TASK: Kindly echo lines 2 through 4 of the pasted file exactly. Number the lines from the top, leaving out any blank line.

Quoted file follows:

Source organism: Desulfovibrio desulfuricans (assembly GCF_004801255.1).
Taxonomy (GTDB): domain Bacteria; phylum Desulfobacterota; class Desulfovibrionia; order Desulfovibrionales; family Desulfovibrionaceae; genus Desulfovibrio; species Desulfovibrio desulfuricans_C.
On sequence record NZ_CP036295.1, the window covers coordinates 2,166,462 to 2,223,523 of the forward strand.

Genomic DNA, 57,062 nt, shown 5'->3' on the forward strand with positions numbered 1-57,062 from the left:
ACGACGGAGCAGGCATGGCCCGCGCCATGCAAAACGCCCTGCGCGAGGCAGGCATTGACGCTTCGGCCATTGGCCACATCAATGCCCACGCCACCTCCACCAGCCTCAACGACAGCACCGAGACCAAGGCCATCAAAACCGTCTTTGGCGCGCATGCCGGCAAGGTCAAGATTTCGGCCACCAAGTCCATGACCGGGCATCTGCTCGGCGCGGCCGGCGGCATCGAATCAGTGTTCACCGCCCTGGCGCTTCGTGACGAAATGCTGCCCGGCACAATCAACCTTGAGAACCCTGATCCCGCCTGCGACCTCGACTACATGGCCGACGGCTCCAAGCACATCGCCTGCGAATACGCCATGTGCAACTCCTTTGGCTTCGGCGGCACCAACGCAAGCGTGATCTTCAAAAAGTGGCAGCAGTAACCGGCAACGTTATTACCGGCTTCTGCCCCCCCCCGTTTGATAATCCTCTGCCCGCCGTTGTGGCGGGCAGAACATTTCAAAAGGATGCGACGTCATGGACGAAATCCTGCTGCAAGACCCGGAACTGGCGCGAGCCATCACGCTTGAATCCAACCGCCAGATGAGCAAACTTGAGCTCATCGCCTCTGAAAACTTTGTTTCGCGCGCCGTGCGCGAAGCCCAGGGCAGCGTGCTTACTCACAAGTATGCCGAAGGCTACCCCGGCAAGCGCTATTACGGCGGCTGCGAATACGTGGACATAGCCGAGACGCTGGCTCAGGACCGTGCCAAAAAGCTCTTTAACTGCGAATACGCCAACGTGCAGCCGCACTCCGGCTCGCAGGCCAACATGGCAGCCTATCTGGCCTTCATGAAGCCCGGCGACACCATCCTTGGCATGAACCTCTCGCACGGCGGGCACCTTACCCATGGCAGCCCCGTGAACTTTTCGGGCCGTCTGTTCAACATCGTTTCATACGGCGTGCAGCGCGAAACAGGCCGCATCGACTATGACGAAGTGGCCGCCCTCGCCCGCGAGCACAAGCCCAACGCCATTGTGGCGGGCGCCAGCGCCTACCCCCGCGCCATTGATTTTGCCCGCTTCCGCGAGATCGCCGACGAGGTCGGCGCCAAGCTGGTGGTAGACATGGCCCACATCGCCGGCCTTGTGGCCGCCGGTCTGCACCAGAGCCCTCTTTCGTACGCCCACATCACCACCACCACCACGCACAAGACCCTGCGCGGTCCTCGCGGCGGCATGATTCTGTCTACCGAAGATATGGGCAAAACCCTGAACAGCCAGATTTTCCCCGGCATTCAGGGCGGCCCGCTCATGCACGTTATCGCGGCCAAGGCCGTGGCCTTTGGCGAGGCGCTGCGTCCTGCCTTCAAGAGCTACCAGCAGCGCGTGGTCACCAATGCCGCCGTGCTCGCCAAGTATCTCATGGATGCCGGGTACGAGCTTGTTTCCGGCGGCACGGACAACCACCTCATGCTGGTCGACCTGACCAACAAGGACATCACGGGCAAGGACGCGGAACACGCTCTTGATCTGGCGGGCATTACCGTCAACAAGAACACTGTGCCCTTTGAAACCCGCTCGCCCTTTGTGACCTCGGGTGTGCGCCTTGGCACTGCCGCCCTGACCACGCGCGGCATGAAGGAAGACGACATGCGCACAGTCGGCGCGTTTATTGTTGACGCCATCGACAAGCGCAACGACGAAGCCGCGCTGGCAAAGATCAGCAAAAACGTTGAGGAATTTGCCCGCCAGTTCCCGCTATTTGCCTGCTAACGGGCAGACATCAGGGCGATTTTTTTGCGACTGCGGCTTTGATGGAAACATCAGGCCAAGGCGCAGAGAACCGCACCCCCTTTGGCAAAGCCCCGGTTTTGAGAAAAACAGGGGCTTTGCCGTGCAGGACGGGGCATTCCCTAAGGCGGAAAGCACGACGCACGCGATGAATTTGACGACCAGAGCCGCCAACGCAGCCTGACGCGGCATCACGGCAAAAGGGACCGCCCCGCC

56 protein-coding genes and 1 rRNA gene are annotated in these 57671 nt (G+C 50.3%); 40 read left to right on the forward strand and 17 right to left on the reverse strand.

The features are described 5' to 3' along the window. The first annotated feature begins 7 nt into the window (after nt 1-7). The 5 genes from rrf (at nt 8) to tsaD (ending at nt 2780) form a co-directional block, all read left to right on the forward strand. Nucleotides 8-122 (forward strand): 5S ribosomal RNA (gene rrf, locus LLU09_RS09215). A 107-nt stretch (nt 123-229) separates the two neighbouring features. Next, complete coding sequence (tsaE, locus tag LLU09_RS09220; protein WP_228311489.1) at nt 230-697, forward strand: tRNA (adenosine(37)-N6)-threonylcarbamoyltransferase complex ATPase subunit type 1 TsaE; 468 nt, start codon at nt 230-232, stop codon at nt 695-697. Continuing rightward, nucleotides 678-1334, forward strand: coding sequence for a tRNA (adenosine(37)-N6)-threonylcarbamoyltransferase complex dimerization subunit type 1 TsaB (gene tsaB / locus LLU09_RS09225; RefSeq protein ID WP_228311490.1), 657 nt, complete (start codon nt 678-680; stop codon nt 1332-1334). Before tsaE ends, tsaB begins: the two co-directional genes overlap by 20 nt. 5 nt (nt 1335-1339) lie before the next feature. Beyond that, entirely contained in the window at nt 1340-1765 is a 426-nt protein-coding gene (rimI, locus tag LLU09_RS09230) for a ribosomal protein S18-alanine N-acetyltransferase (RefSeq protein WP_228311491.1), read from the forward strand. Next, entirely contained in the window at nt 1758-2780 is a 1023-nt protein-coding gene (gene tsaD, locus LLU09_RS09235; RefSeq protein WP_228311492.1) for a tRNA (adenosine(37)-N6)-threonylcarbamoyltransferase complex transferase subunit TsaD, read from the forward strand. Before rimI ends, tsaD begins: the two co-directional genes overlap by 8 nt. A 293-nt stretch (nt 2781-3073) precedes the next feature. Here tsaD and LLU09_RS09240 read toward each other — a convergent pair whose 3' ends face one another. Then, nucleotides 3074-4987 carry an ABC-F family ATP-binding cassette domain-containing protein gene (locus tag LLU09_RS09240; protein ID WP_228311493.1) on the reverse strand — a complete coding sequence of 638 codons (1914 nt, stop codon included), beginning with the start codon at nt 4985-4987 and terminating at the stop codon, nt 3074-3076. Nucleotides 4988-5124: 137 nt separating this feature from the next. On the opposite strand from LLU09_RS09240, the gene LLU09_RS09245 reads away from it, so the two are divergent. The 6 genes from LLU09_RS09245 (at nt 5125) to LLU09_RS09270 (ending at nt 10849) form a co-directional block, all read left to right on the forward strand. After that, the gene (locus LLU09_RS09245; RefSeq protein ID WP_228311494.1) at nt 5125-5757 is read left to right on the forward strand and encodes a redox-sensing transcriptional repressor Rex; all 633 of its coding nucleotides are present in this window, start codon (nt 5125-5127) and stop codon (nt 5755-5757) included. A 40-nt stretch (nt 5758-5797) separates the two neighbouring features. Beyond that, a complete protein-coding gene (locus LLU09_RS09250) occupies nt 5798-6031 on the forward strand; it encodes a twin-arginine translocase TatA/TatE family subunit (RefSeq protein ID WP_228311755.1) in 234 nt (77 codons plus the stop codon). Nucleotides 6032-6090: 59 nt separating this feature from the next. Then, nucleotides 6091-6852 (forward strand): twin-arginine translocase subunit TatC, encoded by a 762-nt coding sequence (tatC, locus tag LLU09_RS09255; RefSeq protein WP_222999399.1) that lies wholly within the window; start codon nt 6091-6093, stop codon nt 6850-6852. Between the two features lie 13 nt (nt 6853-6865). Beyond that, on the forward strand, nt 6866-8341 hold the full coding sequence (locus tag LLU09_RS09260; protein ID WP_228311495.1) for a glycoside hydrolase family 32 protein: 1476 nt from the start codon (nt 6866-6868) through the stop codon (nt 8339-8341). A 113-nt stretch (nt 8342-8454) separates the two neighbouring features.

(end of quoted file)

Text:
Taxonomy (GTDB): domain Bacteria; phylum Desulfobacterota; class Desulfovibrionia; order Desulfovibrionales; family Desulfovibrionaceae; genus Desulfovibrio; species Desulfovibrio desulfuricans_C.
On sequence record NZ_CP036295.1, the window covers coordinates 2,166,462 to 2,223,523 of the forward strand.

Genomic DNA, 57,062 nt, shown 5'->3' on the forward strand with positions numbered 1-57,062 from the left: